Why Typing Second Drafts from Scratch is Helpful

why typing your second drafts from scratch is helpfulI’ve taken A LOT of writing classes in my life and I’ve only had two bad ones. Yet, I got one very valuable lesson out of each of those less-than-awesome classes. One of those classes introduced me to the idea of typing my second drafts completely from scratch.

I’ll admit, I was super skeptical of this approach. Typing a first draft always felt like a lot of work. The prospect of starting with another blank page was in no way appealing. But I happened to be struggling with a second draft at the time and figured it couldn’t hurt to try. So I did. And let me tell you, it totally opened up my entire drafting/revision process.

Here are five ways starting my second drafts from scratch has helped me (and how it may help you too):

1) It’s like drafting with a safety net

Just because I write my second drafts from scratch doesn’t mean I trash the first draft. In fact, I actually print my first draft out and keep it next to me the entire time. I refer to it, and if there are scenes or chapters I want to include I retype them (and often write them better).

When you write a first draft, you have nothing. Maybe an outline, if you’re an outliner, but that’s it. But if you type your second draft from scratch, you can write with the reckless abandon of a first draft while having scenes and chapters as a safety net to add and modify as needed.

2) My first drafts are really messy

I have always been a fast and messy drafter. My first drafts are complete and total disasters! I often say my first draft is a lot more about learning what my story isn’t than what my story is. In a lot of ways, my second drafts feel like a second crack at the first draft (if that makes any sense). This process tends to go a lot quicker on a blank page without the old stuff in the way. Beyond that, even if I am keeping a scene or chapter from my first draft, I’m able to clean it up a lot as I retype it.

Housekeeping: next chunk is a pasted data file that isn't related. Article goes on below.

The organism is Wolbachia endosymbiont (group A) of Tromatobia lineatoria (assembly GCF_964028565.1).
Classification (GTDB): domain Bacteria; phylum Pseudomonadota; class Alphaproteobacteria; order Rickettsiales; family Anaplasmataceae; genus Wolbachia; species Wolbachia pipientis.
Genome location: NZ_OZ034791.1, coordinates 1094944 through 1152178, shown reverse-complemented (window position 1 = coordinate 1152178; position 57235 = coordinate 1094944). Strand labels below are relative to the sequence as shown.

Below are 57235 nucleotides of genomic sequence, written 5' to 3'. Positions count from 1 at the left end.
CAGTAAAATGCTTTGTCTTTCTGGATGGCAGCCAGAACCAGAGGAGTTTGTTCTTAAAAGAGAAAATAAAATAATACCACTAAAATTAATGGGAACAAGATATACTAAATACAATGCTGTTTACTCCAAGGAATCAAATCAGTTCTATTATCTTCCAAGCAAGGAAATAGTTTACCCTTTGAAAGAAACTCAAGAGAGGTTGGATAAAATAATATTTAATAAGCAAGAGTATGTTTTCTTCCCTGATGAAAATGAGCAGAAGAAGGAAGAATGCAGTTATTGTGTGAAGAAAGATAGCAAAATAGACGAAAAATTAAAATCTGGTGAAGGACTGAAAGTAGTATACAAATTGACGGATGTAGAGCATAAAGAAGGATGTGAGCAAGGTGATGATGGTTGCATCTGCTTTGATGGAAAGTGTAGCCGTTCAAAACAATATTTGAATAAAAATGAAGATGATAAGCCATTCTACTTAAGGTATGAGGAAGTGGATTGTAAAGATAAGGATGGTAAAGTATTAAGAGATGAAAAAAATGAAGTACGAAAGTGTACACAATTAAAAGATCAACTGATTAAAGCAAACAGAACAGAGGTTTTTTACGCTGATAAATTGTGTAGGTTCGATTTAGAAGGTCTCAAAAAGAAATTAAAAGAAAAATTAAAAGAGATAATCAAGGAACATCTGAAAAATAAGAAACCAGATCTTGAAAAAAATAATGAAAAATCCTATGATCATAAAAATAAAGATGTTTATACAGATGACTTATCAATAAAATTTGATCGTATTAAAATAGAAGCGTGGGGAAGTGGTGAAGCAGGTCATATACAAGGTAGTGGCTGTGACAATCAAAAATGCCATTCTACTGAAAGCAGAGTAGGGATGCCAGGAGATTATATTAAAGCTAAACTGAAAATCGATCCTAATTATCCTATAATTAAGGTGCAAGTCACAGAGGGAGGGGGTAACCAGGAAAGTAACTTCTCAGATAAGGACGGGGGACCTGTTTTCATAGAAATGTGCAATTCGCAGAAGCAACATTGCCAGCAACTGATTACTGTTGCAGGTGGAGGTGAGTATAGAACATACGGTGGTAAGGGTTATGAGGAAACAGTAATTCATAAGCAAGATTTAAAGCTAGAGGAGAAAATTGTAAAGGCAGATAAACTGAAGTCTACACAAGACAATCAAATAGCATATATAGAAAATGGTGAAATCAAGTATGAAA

4) It helps me identify scenes, chapters, and storylines that need to go

Because my first drafts are so messy, there’s a lot that isn’t working, and there’s a lot that I need to let go of. But sometimes, identifying those things can be hard. Before I started this approach, I wasted a lot of time trying to fix boring or out of place scenes. I thought if I revised them correctly, they wouldn’t be boring or out of place. This, however, isn’t always true. Sometimes a scene is boring because it doesn’t belong. Personally, I often get really excited about what I’m writing–even if I know there are things I have to fix. I LOVE experiencing my story with my characters. When I started retyping my second drafts I found there were some scenes that I dreaded having to experience again because they just weren’t all that interesting. This became a very obvious early sign that a scene doesn’t belong and isn’t worth my time. Now, if I get to a scene that I’m not excited to retype and re-experience, it gets tossed or significantly modified.

3) It’s easier to let go of what isn’t working

Sometimes, I was aware that a scene wasn’t worth fixing, but letting it go was hard. In fact, I used to STRUGGLE to fix scenes and chapters that I knew really needed to be trashed because the idea of deleting them was just that painful. (Perhaps you know the feeling?) But when I type my second drafts from scratch, it’s so much easier to let that stuff go because it means I don’t have to retype it! Rewriting and adding a new scene or chapter becomes a refreshing change of pace. And I don’t have to touch the delete button once!

5) It’s a little like packing a suitcase

I don’t know about you, but sometimes when I pack for a big trip, it takes me two tries to get everything in my suitcase. The first try usually gives me a better sense of just how much space everything will take up and how it fits together. Then the second try, I have a better understanding of what will fit, what won’t, and the best way to position it all so the important stuff makes it. It also forces me to take a hard look at what I’m bringing and leave the stuff I can live without. I’ve often thought of my first and second drafts like this.

My first drafts give me time with my characters, plot, and world. It also exposes the characters and plot points I don’t actually need, and helps me understand how the ones I do can fit together a little better. Retyping my second draft is a lot like emptying my suitcase and giving myself a clean slate so everything can fit a little better.

I hope this helps you see why typing second drafts from scratch might be helpful!

Now it’s your turn: Have you ever tried retyping your second drafts? Or does it seem way too intimidating? Tell me about it in the comments!

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